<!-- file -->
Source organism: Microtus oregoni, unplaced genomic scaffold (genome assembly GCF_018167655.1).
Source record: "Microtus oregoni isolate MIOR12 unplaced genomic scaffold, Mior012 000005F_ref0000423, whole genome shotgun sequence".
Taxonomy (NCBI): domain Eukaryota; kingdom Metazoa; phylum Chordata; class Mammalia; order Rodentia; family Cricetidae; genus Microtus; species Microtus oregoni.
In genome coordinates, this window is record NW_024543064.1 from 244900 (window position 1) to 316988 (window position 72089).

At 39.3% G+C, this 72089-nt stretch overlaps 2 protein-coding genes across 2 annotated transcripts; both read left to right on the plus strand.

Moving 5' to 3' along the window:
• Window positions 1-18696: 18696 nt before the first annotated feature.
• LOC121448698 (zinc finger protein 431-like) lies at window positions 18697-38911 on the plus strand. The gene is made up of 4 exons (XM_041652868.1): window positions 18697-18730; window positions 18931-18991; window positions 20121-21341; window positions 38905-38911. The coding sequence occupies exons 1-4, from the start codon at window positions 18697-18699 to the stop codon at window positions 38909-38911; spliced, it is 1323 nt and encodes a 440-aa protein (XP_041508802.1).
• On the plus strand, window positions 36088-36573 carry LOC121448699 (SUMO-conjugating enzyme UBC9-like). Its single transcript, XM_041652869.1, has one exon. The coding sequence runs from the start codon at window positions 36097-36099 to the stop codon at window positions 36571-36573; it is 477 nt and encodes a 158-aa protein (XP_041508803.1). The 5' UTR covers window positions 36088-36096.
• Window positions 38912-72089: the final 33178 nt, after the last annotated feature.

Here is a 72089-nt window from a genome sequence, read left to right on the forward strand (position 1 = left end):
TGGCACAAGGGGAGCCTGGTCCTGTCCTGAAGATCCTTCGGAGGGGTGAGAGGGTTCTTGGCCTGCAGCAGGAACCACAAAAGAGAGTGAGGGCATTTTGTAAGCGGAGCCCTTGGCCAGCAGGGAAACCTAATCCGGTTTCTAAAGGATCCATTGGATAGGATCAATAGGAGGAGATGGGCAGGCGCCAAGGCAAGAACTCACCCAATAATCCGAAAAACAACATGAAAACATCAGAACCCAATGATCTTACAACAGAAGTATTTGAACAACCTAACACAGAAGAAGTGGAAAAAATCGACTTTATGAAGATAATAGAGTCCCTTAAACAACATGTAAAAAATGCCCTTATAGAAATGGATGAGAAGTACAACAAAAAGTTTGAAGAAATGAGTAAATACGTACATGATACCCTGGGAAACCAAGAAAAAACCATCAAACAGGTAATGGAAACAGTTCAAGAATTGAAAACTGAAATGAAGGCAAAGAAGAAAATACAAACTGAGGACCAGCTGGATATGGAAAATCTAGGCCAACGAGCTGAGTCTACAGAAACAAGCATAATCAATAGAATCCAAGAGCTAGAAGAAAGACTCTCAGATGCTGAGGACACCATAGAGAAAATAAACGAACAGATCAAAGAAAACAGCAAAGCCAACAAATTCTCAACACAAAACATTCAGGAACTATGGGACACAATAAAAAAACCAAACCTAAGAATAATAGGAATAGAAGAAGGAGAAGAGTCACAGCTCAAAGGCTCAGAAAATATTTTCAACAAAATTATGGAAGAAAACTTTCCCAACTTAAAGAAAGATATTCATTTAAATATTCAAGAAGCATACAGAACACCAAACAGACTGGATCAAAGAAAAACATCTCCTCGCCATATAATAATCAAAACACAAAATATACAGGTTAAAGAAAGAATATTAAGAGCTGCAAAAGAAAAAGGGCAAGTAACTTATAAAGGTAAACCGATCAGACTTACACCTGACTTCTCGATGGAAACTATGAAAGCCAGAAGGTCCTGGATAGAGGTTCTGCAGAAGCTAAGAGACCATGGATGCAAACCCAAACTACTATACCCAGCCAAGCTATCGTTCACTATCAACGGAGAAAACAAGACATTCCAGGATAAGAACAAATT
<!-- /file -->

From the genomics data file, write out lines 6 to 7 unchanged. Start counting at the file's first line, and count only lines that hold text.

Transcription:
Moving 5' to 3' along the window:
• Window positions 1-18696: 18696 nt before the first annotated feature.